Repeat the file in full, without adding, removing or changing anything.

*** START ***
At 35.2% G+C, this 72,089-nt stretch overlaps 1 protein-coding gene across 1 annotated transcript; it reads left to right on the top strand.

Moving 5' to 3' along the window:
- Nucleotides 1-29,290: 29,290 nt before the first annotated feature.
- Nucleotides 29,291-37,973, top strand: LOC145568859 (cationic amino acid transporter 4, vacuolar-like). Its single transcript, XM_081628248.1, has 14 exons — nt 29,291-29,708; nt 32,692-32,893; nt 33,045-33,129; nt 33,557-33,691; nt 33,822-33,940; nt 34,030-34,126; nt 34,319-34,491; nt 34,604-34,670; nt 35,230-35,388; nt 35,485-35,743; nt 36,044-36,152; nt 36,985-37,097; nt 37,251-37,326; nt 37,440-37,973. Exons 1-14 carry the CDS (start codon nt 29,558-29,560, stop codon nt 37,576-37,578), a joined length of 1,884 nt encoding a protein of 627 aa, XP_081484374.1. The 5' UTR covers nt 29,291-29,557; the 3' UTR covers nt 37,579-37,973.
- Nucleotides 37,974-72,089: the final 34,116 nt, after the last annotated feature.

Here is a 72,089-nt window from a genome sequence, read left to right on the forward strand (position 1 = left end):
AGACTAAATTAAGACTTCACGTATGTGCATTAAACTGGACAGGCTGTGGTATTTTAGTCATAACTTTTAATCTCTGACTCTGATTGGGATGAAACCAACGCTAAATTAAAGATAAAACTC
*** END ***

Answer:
At 35.2% G+C, this 72,089-nt stretch overlaps 1 protein-coding gene across 1 annotated transcript; it reads left to right on the top strand.

Moving 5' to 3' along the window:
- Nucleotides 1-29,290: 29,290 nt before the first annotated feature.
- Nucleotides 29,291-37,973, top strand: LOC145568859 (cationic amino acid transporter 4, vacuolar-like). Its single transcript, XM_081628248.1, has 14 exons — nt 29,291-29,708; nt 32,692-32,893; nt 33,045-33,129; nt 33,557-33,691; nt 33,822-33,940; nt 34,030-34,126; nt 34,319-34,491; nt 34,604-34,670; nt 35,230-35,388; nt 35,485-35,743; nt 36,044-36,152; nt 36,985-37,097; nt 37,251-37,326; nt 37,440-37,973. Exons 1-14 carry the CDS (start codon nt 29,558-29,560, stop codon nt 37,576-37,578), a joined length of 1,884 nt encoding a protein of 627 aa, XP_081484374.1. The 5' UTR covers nt 29,291-29,557; the 3' UTR covers nt 37,579-37,973.
- Nucleotides 37,974-72,089: the final 34,116 nt, after the last annotated feature.

Here is a 72,089-nt window from a genome sequence, read left to right on the forward strand (position 1 = left end):
AGACTAAATTAAGACTTCACGTATGTGCATTAAACTGGACAGGCTGTGGTATTTTAGTCATAACTTTTAATCTCTGACTCTGATTGGGATGAAACCAACGCTAAATTAAAGATAAAACTC